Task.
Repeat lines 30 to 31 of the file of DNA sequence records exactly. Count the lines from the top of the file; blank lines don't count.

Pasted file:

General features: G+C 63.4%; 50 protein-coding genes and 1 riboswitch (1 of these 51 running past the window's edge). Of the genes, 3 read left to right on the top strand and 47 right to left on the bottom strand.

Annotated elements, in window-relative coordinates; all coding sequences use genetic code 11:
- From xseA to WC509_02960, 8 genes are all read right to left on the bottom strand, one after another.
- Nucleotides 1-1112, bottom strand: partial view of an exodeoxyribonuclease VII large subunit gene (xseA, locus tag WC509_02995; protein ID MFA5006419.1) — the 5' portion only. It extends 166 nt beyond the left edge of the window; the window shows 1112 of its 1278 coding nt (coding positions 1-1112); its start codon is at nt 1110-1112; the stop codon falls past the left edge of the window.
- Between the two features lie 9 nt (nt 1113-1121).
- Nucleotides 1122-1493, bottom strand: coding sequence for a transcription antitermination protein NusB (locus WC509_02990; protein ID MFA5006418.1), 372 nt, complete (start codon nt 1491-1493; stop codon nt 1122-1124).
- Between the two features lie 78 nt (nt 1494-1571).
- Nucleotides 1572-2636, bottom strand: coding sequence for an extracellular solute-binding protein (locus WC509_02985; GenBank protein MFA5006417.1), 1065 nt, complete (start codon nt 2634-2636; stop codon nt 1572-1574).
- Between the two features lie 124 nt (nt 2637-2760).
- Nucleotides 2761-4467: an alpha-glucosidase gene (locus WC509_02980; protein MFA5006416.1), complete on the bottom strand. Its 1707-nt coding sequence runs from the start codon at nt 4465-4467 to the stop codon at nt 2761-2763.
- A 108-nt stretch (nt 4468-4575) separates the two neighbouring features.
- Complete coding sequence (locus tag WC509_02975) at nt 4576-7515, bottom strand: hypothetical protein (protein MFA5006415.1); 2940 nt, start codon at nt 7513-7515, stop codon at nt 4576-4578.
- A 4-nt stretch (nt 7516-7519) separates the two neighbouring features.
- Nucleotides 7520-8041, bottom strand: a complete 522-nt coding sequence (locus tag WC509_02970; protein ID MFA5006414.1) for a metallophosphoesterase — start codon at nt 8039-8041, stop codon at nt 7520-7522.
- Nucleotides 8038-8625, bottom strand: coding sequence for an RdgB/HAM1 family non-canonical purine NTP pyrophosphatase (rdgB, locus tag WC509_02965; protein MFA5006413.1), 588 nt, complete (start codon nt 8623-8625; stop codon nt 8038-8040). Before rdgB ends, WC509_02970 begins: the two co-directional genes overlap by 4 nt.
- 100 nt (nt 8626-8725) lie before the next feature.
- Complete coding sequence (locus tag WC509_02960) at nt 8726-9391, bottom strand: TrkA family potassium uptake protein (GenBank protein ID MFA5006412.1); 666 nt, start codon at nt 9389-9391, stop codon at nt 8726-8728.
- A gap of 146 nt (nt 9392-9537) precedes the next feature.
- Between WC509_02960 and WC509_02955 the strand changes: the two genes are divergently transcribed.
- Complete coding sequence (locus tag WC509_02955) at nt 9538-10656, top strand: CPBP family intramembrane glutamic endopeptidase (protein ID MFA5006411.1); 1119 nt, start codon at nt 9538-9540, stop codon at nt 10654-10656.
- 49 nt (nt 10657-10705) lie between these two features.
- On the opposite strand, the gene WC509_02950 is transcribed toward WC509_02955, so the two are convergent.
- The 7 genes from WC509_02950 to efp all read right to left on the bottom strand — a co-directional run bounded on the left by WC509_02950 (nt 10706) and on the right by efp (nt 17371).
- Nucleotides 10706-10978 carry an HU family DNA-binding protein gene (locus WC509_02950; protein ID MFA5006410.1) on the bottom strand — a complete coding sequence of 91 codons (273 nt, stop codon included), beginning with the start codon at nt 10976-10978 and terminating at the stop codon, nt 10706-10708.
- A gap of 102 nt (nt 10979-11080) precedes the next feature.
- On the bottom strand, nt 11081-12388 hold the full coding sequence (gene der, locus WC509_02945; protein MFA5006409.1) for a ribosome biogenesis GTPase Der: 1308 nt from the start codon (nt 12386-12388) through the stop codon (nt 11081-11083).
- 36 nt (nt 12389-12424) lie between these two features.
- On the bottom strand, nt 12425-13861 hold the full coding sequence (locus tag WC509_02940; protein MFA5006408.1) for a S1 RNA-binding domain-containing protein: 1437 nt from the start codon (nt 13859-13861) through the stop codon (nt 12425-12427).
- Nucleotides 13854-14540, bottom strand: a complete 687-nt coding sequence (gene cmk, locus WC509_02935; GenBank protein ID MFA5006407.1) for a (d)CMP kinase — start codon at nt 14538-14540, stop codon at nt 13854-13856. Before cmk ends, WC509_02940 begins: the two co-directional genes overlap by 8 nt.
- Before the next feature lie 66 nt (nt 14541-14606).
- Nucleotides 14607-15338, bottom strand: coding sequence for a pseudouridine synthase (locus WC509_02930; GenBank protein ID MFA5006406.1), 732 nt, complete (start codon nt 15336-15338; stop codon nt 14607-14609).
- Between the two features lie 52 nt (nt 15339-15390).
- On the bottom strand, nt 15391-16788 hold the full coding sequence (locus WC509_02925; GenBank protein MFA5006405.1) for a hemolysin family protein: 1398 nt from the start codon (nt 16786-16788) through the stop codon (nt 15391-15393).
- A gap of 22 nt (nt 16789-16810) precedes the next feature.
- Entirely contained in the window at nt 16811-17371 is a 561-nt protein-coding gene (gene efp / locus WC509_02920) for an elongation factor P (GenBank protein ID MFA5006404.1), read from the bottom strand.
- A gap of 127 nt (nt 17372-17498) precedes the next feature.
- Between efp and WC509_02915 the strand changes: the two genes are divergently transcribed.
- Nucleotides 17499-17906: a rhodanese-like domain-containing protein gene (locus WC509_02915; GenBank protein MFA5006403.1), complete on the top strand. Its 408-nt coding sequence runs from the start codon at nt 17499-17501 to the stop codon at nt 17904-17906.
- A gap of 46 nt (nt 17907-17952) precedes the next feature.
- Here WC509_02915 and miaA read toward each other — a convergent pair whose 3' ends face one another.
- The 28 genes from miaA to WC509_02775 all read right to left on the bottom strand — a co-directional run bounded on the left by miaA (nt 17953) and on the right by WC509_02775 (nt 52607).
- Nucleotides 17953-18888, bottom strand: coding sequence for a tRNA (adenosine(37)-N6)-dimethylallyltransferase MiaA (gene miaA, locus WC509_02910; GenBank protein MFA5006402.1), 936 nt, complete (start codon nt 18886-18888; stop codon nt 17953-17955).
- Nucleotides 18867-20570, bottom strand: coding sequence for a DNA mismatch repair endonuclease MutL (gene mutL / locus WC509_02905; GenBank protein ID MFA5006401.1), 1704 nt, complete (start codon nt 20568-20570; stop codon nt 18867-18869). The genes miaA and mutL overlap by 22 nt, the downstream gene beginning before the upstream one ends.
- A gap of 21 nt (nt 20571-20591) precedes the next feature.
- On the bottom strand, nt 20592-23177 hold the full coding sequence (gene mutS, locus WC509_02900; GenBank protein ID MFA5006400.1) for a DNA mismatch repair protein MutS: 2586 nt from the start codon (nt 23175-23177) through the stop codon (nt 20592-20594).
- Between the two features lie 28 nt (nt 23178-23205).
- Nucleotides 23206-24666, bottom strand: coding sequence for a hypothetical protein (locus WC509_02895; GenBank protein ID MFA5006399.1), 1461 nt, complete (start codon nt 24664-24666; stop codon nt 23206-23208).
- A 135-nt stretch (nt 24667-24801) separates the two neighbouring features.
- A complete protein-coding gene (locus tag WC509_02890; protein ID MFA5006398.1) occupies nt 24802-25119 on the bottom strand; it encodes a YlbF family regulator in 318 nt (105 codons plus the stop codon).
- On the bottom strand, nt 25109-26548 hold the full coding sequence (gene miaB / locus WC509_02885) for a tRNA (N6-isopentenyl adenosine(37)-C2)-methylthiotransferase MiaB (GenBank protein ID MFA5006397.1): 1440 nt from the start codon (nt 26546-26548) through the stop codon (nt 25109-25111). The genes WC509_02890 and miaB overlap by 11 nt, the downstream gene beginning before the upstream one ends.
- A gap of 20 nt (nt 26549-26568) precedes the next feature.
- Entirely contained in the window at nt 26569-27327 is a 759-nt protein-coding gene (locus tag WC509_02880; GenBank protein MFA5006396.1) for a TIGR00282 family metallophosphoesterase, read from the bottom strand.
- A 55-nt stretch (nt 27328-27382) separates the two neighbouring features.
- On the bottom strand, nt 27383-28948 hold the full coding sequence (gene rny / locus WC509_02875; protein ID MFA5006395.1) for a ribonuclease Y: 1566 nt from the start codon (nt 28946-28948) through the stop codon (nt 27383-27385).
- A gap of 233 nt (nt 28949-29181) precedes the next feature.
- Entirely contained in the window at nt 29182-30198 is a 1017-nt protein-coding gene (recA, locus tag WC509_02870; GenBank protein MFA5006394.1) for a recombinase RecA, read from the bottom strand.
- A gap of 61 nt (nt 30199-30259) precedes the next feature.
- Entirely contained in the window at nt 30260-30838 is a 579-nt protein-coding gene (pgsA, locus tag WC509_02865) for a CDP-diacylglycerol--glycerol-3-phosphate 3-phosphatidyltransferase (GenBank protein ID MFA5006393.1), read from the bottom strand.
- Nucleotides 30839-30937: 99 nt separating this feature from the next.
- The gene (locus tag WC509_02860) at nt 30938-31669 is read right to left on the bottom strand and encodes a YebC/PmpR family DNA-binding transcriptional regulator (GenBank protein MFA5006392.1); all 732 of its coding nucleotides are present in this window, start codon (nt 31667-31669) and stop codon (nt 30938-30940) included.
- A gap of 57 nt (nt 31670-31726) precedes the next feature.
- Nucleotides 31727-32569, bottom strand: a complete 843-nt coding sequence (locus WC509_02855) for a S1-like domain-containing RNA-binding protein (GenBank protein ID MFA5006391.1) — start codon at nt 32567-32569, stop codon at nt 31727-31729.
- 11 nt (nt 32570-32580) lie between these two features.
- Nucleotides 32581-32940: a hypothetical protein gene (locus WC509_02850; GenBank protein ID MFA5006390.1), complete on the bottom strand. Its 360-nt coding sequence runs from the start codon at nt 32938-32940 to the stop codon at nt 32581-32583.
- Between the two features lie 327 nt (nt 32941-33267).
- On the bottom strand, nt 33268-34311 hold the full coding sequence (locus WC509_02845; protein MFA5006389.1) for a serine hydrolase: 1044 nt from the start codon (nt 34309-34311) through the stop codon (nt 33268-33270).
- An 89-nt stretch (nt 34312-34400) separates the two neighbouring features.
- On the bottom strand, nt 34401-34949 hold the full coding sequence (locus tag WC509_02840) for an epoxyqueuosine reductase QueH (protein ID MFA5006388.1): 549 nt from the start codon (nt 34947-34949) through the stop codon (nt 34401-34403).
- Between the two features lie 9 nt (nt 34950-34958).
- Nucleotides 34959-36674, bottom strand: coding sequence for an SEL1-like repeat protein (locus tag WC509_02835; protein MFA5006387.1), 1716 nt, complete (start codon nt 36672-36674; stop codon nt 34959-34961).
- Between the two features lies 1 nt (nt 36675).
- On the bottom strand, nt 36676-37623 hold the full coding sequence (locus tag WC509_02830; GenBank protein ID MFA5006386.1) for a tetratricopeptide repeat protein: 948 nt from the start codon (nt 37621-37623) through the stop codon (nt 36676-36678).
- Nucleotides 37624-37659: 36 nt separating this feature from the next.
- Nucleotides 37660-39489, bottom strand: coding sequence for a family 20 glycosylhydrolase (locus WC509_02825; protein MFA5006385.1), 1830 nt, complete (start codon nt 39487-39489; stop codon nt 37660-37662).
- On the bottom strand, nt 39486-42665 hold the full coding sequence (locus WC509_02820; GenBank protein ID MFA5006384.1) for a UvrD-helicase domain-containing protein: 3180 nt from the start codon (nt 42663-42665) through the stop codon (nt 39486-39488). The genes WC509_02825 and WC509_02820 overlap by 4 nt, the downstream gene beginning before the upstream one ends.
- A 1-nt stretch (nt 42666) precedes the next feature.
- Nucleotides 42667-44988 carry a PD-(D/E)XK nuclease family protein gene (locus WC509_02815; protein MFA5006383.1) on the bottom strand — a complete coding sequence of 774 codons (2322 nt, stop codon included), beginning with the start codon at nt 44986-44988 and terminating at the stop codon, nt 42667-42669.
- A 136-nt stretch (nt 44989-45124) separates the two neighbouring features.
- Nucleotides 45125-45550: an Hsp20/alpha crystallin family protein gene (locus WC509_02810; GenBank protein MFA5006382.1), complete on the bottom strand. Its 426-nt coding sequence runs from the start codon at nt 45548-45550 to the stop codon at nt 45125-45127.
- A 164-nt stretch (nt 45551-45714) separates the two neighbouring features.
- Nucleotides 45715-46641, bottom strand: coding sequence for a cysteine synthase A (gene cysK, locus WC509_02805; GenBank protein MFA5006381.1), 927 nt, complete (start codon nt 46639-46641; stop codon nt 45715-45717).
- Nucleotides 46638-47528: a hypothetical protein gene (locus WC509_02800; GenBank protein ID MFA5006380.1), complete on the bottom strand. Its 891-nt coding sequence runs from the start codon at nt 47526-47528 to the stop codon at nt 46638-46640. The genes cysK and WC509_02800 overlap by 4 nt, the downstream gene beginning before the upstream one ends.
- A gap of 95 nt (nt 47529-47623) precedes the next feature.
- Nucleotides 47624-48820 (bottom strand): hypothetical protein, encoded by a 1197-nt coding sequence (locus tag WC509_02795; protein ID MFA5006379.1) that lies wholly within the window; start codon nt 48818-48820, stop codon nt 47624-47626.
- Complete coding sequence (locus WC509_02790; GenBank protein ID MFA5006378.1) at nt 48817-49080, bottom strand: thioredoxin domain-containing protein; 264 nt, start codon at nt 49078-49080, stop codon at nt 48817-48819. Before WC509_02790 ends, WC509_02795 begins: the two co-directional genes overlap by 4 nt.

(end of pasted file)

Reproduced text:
- Before the next feature lie 66 nt (nt 14541-14606).
- Nucleotides 14607-15338, bottom strand: coding sequence for a pseudouridine synthase (locus WC509_02930; GenBank protein ID MFA5006406.1), 732 nt, complete (start codon nt 15336-15338; stop codon nt 14607-14609).